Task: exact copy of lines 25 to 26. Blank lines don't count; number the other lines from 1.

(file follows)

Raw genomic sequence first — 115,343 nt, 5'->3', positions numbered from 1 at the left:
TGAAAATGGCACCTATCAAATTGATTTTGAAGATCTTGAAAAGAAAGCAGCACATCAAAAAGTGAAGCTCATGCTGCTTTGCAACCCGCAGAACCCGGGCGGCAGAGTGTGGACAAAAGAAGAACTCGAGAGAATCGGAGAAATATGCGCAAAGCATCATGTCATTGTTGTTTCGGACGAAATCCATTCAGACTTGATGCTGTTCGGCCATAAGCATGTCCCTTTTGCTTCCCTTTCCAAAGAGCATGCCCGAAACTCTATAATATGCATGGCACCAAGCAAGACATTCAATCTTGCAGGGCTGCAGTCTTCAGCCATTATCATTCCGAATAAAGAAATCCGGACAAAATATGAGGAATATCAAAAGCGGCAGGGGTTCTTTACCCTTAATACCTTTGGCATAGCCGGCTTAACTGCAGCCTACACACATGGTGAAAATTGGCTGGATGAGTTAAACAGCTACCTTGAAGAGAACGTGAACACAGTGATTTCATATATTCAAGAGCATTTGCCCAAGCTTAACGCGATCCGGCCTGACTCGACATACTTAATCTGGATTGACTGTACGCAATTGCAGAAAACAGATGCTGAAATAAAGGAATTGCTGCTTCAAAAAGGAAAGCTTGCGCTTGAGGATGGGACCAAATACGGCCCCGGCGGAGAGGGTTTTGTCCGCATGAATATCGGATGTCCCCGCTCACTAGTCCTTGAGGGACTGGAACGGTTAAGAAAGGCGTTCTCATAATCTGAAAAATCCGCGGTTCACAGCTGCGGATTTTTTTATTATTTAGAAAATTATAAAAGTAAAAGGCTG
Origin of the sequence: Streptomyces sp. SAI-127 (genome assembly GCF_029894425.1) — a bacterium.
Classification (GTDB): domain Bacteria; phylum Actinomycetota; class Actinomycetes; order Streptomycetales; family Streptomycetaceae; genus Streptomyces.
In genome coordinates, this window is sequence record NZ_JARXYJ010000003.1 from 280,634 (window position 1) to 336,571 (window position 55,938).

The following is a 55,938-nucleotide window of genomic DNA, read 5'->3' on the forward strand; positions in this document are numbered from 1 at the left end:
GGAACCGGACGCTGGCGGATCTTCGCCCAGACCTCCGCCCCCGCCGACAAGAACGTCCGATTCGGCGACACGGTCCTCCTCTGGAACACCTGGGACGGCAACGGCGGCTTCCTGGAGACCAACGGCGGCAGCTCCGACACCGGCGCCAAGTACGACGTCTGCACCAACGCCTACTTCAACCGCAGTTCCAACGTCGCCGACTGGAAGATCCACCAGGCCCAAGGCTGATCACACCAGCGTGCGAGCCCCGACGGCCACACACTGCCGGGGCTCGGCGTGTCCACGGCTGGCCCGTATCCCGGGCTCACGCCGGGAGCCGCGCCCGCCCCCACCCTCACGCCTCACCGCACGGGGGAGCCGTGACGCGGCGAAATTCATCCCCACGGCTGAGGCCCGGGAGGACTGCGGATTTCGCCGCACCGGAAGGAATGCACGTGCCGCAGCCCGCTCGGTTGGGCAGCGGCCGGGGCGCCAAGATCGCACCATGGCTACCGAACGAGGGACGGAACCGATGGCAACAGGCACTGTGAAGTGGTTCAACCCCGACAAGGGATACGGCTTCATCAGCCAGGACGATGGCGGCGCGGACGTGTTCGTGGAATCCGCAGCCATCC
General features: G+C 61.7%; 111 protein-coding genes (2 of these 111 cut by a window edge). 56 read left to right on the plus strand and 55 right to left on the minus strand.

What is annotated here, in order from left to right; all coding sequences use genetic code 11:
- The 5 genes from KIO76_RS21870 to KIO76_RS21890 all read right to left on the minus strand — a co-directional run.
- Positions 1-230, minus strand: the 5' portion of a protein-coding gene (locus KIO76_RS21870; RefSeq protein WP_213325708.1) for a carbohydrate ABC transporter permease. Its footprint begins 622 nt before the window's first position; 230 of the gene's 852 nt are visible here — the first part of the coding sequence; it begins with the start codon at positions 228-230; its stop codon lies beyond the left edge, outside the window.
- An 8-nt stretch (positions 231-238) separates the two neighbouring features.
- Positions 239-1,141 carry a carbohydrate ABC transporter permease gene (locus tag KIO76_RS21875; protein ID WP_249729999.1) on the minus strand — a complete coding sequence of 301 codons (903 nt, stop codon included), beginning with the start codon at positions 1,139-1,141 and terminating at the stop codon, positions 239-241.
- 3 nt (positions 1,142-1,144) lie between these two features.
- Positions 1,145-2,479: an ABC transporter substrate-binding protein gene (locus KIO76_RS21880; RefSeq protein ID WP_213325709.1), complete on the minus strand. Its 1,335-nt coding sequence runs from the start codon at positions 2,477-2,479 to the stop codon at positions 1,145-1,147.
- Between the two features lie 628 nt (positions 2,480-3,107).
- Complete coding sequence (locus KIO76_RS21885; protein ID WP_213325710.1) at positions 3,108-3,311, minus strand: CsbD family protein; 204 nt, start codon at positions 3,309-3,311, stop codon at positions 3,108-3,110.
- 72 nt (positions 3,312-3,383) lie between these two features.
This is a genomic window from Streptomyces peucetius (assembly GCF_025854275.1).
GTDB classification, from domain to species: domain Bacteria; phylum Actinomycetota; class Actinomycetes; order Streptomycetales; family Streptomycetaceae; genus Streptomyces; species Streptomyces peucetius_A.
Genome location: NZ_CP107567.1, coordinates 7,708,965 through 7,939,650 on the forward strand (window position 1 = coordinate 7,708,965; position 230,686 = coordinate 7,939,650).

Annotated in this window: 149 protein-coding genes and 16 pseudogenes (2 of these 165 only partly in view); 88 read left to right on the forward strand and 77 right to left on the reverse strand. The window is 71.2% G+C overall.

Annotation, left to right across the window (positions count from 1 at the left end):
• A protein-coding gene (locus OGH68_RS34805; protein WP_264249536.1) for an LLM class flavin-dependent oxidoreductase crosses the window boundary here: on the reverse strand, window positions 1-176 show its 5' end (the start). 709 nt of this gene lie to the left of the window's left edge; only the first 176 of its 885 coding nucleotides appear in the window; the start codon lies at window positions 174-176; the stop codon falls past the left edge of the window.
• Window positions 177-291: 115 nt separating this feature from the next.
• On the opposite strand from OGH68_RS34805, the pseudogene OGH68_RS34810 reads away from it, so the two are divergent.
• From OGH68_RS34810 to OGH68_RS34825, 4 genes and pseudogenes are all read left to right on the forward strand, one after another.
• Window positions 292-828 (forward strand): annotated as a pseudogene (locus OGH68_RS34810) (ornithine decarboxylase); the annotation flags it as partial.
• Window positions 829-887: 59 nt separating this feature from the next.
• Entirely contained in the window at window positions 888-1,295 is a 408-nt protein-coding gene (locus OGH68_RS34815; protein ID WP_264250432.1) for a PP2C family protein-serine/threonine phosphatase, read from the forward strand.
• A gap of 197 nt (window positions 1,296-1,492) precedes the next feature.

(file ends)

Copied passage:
• Window positions 177-291: 115 nt separating this feature from the next.
• On the opposite strand from OGH68_RS34805, the pseudogene OGH68_RS34810 reads away from it, so the two are divergent.